A year ago, Willie Watson embarked on his most extensive solo tour since breaking ranks with Old Crow Medicine Show.
His mission? To establish himself as an artist apart from his famed former band, with vintage folk songs penned or previously interpreted by the likes of Leadbelly, Utah Phillips and Roscoe Holcomb. He fashioned 10 such unaccompanied tunes on a Dave Rawlings-produced solo album, Folk Singer, Vol. 1.
So as another summer commences, how well has the guitarist/banjoist's mission gone?
"I think the record worked," Watson says. "The plan sort of worked. We just wanted to get me out there doing what I could do best. I just sing these songs. It's such a simple sort of idea, but I think people have embraced it in the past year.
Never miss a local story.
"There are much more spectacular concerts than what I do, but it's having an impact on people. I appreciate that, for sure. A lot of people keep coming to the shows, so I keep doing it."
And Folk Singer, Vol. 1? Does the record still stand up for him?
"I put it on the other day for my daughter and I hated it," Watson said. "Couldn't bear it."
Before you assume that Watson is a complete defeatist, know he has felt the same way about every recorded work he has been involved with, starting with the banjo- and fiddle-driven albums he cut with Old Crow Medicine Show between 1998 and 2012.
"It's been that way with everything I've ever done," Watson says. "I put on those Old Crow records now, and I can't believe I was singing like that. I'm just very critical of myself. But, ultimately, what I think of the music is irrelevant. It doesn't matter. If that is the sound that's making a lot of people happy, then so be it. But what I do is always changing. It's always developing."
Watson's introduction to such folk staples as James Alley Blues, Rock Salt and Nails and Midnight Special came during his teen years.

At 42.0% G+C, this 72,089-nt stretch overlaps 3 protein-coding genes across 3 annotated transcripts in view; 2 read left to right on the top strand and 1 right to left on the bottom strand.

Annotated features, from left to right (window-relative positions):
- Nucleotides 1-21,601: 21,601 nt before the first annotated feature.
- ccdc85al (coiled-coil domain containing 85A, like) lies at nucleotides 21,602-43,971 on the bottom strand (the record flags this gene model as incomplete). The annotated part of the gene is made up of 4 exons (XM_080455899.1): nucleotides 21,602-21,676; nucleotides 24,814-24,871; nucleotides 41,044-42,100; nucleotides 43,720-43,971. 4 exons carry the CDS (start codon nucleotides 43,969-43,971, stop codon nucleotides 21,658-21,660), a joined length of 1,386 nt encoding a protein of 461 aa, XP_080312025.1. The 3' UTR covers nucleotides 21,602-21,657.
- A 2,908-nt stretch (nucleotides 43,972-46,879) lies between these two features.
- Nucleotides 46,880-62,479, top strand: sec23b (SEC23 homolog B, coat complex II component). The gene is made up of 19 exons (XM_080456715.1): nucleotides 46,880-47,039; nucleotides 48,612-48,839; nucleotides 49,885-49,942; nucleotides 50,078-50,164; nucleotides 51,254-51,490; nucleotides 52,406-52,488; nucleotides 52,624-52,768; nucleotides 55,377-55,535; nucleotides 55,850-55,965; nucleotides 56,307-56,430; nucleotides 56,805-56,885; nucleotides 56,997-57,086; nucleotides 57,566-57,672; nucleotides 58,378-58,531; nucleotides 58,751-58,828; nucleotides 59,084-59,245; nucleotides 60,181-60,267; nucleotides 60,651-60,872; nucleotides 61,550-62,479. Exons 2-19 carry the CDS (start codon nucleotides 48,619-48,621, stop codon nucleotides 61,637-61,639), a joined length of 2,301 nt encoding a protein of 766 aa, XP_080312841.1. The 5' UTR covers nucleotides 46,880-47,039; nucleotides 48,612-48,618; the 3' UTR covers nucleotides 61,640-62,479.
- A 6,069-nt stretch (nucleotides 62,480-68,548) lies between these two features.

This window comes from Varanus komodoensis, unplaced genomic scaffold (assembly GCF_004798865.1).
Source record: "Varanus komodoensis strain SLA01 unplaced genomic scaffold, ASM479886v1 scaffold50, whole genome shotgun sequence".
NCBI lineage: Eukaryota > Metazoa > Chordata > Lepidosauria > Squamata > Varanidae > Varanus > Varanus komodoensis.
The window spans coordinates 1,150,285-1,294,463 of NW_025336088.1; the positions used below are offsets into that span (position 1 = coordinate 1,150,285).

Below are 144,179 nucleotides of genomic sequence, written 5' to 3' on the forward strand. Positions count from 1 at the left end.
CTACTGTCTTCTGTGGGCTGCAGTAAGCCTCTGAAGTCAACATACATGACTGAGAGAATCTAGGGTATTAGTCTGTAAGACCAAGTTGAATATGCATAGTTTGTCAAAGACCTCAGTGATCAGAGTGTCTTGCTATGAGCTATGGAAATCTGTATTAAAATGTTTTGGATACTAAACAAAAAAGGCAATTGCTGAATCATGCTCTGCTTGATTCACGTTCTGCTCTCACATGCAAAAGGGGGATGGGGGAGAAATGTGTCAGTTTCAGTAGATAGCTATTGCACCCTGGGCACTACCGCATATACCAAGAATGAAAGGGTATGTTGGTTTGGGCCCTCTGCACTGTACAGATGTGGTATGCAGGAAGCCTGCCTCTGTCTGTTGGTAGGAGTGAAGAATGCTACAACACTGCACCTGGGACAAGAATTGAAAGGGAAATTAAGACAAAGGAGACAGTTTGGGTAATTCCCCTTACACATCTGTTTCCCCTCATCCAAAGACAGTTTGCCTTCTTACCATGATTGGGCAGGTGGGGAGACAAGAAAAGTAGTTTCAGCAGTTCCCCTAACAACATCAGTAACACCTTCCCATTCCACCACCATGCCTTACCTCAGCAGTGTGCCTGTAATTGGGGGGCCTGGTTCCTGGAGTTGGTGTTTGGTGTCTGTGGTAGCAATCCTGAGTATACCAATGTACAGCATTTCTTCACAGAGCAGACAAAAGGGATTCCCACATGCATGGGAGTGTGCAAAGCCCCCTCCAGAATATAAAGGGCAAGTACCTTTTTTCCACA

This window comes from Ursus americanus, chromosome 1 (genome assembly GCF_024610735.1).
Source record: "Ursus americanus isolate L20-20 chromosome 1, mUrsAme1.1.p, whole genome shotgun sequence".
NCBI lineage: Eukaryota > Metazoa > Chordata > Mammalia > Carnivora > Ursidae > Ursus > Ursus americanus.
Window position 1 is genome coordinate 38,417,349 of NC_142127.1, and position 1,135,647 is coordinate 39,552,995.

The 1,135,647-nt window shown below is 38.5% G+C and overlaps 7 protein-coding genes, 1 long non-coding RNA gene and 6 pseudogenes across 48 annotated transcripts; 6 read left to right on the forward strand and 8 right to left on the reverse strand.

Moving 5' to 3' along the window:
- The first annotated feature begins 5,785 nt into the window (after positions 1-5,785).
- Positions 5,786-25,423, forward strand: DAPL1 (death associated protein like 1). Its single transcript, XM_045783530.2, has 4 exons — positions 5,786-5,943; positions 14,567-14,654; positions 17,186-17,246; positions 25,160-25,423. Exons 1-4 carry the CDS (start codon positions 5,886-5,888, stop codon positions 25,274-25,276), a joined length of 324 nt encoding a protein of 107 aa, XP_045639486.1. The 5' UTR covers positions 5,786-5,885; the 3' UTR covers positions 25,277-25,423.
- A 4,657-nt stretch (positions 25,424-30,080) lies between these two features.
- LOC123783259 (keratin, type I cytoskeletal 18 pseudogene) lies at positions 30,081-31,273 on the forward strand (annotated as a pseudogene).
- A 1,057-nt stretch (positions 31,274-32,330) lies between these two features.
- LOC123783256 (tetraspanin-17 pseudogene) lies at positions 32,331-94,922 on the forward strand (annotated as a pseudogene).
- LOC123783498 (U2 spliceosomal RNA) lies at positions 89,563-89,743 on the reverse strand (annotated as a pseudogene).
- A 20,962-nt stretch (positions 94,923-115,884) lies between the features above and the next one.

"I was in seventh grade when I first got into clawhammer banjo and old-time fiddle music," he says. "It grew from there. I was already listening to Woody Guthrie by then. I had done the Bob (Dylan) thing. I had done the Neil Young thing. I knew I liked acoustic music. But I liked rock 'n' roll, too. I was really into Crazy Horse and the whole grunge thing before all that. So it sort of went on from there."
"There is a common simplicity about this music and the way the chords work that draws people in. It feels friendly. It makes people feel comfortable. That's all over the place today, too. That's happening with Americana music now. It's happening with Mumford & Sons and those kinds of bands that have taken this whole structure of music and blown it up."
Old Crow Medicine Show was among the first new-generation bands to break through with such a "blown-up" folk sound. But Watson says his decade-plus tenure with the band was a vital training ground for the life of a modern traveling musician.
"That band did really well right away," Watson says. "We were in the right places at the right times. That's where I learned everything about what it's like to tour and be a working musician. We got hooked up with Dave Rawlings and Gillian Welch pretty soon after we moved to Nashville. They really showed us the ropes about how to make records.
"Then we just got out there and played music. We did that for over 10 years with a bunch of guys. We just worked the road and let the road work for us."